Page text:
Our visit to Jacka today was enhanced by festive baking. We weren’t exactly early birds, but were lucky enough to get there in time to get the last available slice of Stolen and one of their lusciously deep mince pies. Coffee drinking at Jacka this morning was hugely sociable . The coffee hounds Hugo and Lola were treated to snippets of delicious bacon from a generous benefactor while everyone at the various tables were talking to one another.

As this is a second Advent visit to Jacka I thought I would share some of the bakeries history . Gleaned from a 1985 published article displayed on the café wall .

Dated currently back to 1597, Jacka is the oldest working Bakery in Britain. It is said that it supplied Ships Biscuits to the Mayflower in 1620. Ships biscuits from this bakery were still famous worldwide well into the twentieth century.

Todays festive bakes were tastier than any Ships biscuit. Time to roll out the the word ‘ moist’ . The festive season is known for its traditional foods. In Britain moistness is demanded of Christmas cakes and Turkey. Today we added a third moist festive eating experience.

Bakery made Stollen , as far removed from the supermarket stuff as it is possible to be. A generous core of deep yellow marzipan surrounded by jewel fruited,doughy loveliness , gently dusted with icing sugar. The mince pie, no less lovely, had a deep, golden pastry case filled with dried fruits, quenched to plumpness and topped with a pastry star.

The coffee, as is usual at Jacka was made with great beans by a skillful barrista.

This may not be our last Advent visit.

Devon Slice and other baked goods controversy.

Yesterday’s Quickie#5 was a scone. A controversial food item, in particular in the borderlands of the Tamar Valley but also worldwide. Quickie#5 was a cheese scone for simplicity

Lively conversation occurs at theoldmortuary over baked goods as we are a mixed heritage household. One Hongkonger with Devon/Cornish genes, one Essex woman and two dogs from Bedford. Growing up in Essex I loved being bought a Devon Slice. A soft mound of sweet dough, glazed and split across the top and filled with fresh cream and jam. When I moved to the Tamar Valley I fully assumed I would reacquaint myself with the Devon Slice. I can’t say I was hugely diligent in searching them out but occasional enquiries were met with puzzled looks in the bakeries I visited. I have a vague idea I bought something similar, in the eighties, at Jacka Bakery on the Barbican in Plymouth, but it wasn’t called a Devon slice. As they are the countries oldest working bakery and must know their dough products I must assume a Devon Slice was an Essex or maybe even more locally a Braintree invention or,worse,a family made- up name.

Our much missed family baker, Jenny, part of the Cornish heritage had never heard of a Devon slice fitting my description.

This opening paragraph illustrates that there isn’t much of my bakery knowledge that is factually correct, and so with my lack of accurate knowledge laid bare I will make a small personal statement about the Scone/ Jam/Cream debate.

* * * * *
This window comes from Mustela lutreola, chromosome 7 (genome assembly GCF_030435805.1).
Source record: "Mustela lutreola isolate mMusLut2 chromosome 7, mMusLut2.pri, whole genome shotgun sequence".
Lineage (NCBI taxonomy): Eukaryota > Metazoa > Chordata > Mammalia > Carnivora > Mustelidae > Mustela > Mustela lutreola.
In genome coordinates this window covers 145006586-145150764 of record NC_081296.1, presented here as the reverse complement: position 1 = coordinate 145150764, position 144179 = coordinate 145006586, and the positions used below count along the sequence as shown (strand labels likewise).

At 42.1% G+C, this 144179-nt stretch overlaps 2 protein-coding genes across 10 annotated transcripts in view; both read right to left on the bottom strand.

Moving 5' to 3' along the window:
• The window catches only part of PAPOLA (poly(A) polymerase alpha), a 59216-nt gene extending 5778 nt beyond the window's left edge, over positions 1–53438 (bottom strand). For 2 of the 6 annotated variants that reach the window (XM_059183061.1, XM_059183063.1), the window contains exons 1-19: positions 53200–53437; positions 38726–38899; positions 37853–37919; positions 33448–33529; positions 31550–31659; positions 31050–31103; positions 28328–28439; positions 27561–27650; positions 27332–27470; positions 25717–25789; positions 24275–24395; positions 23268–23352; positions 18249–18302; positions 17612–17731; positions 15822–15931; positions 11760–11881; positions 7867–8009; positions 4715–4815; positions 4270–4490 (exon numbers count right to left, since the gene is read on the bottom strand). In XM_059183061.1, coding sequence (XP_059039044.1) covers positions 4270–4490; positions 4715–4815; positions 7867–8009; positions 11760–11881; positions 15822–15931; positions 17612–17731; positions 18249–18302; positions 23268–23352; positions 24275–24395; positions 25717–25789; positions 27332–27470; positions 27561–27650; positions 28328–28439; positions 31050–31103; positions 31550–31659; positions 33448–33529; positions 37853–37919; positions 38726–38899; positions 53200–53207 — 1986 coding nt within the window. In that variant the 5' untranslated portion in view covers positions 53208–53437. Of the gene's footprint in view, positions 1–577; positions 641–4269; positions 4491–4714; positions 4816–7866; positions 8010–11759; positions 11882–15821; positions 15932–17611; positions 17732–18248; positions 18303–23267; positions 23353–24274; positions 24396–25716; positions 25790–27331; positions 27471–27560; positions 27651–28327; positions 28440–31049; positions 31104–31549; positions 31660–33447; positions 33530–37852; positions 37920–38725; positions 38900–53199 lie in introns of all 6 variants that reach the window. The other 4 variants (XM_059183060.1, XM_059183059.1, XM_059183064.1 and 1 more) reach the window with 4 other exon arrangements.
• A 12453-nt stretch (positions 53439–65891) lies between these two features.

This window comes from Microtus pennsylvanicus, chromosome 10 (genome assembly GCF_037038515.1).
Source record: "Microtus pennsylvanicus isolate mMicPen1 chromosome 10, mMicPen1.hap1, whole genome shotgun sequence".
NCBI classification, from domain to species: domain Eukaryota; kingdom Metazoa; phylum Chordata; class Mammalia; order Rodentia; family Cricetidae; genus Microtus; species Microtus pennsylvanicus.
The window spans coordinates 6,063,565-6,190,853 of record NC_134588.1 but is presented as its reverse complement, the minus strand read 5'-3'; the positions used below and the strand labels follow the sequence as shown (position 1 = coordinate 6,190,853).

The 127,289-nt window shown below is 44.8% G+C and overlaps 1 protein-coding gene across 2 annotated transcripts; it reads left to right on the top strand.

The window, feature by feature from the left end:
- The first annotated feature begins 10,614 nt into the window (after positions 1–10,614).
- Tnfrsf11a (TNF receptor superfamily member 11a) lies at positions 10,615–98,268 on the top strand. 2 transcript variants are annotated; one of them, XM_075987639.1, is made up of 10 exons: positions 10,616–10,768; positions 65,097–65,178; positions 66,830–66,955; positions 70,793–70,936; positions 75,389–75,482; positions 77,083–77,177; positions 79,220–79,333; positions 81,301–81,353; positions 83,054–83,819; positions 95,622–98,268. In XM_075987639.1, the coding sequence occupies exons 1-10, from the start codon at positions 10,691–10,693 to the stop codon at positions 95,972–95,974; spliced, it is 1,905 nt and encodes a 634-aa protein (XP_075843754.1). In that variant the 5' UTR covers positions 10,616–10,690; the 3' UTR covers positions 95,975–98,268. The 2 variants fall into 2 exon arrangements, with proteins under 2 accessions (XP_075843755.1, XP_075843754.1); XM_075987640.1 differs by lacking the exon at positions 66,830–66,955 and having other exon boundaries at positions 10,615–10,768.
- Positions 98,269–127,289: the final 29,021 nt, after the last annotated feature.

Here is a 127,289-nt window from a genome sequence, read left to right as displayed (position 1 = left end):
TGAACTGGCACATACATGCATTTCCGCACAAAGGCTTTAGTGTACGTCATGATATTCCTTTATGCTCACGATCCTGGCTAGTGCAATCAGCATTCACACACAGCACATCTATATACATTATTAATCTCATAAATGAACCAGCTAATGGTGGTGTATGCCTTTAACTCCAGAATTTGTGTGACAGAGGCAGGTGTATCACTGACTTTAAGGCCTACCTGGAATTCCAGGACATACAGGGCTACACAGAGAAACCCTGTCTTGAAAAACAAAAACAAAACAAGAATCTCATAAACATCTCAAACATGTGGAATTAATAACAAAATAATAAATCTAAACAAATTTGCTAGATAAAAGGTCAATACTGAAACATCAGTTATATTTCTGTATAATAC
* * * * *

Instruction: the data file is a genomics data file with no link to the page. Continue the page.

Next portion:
In my early Essex life amongst family we split a scone, spread the cut surfaces with thick cream and topped it with jam. We were all happy with this, I continued to be happy with it for 30 years until I moved to the Tamar Valley. My life since then has straddled the Tamar Valley, living in Cornwall and working either in Devon, or more recklessly and wildly, ‘ Up the line’ *

* Up the Line’ in Cornwall means anywhere beyond of where you are within Cornwall and to the East. It could mean Plymouth, London or, in reality, anywhere in the rest of the World.

Personally despite living in Cornwall I persist in my ‘Essex’ ways left to my own devices. In company I can go either way to be honest. I actually don’t have a huge preference. To say the spreading order of jam and cream or cream and jam is contentious is in itself contentious. Not having an opinion is entirely possible but will always expose the undecided individual to unlooked for advice in any group of people.I am hugely fascinated by other people’s views . Does Aberdeen side with Devon , cream first, or does it follow a Celtic lead and side with Cornwall, jam first? Where does Birmingham stand?

Essex I believe stands with Devon, but maybe that’s just my own leafy corner of North East Essex. Who knows?

Debate and more knowledge warmly welcomed.

Saturday Walking at Kingsand and Cawsand

Kingsand and Cawsand are coastal villages in the ‘forgotten’ corner of South East Cornwall. Every bit as beautiful as other, more famous, villages in Cornwall they remain largely undiscovered . They were a big part of our lives when we rowed for the local gig racing team. Our walk on Saturday took on a familiar pattern. The beaches are available for dog walking now the summer season is over. This was our primary reason for going as well as a birthday lunch. Gig rowing reared its head, or more accurately its bum almost the minute we arrived in the village. We stopped just by the Rame Gig sheds and a familiar voice shouted out. ” Look who it is, we were only talking about you a week or two ago when we were at Port Isaac ” We stopped gig rowing ten years ago so it must have been something memorable. ” We were at Port Isaac and talked about the time you had terrible trouble with your bum” Not for us the glamour of a memorable race, cleaving through heaving surf, oh no, memorable because a nasty blister gained in a 23 mile London River Race had impacted, in all senses of the word, on a performance more than ten years ago at Port Isaac. Obviously this was all said with love and humour. After hugging sweaty rowers fresh from a training session we moved on to the first of the days beaches.

http://www.ramegigclub.com/

Cawsand beach, where the Rame gigs are launched.

Hugo and Lola love this beach, twenty minutes of scampering and eliminating and they are ready for a walk. Quickly up The Bound past the gig shed with no further mention of bottoms.

Rame Gig shed

We followed Garrett Street keeping the Sea to our right. Beautiful coastal cottages line the street as we climbed a gentle hill.

This lovely gateway gives the perfect opportunity to look back over Cawsand.

Our destination today is The Devonport Inn on The Cleave , Kingsand. This portion of the Cornish coast overlooks Plymouth Sound. Devonport is the location of Plymouths Naval Dockyard it is also the name of one of the original towns that were merged to create modern Plymouth.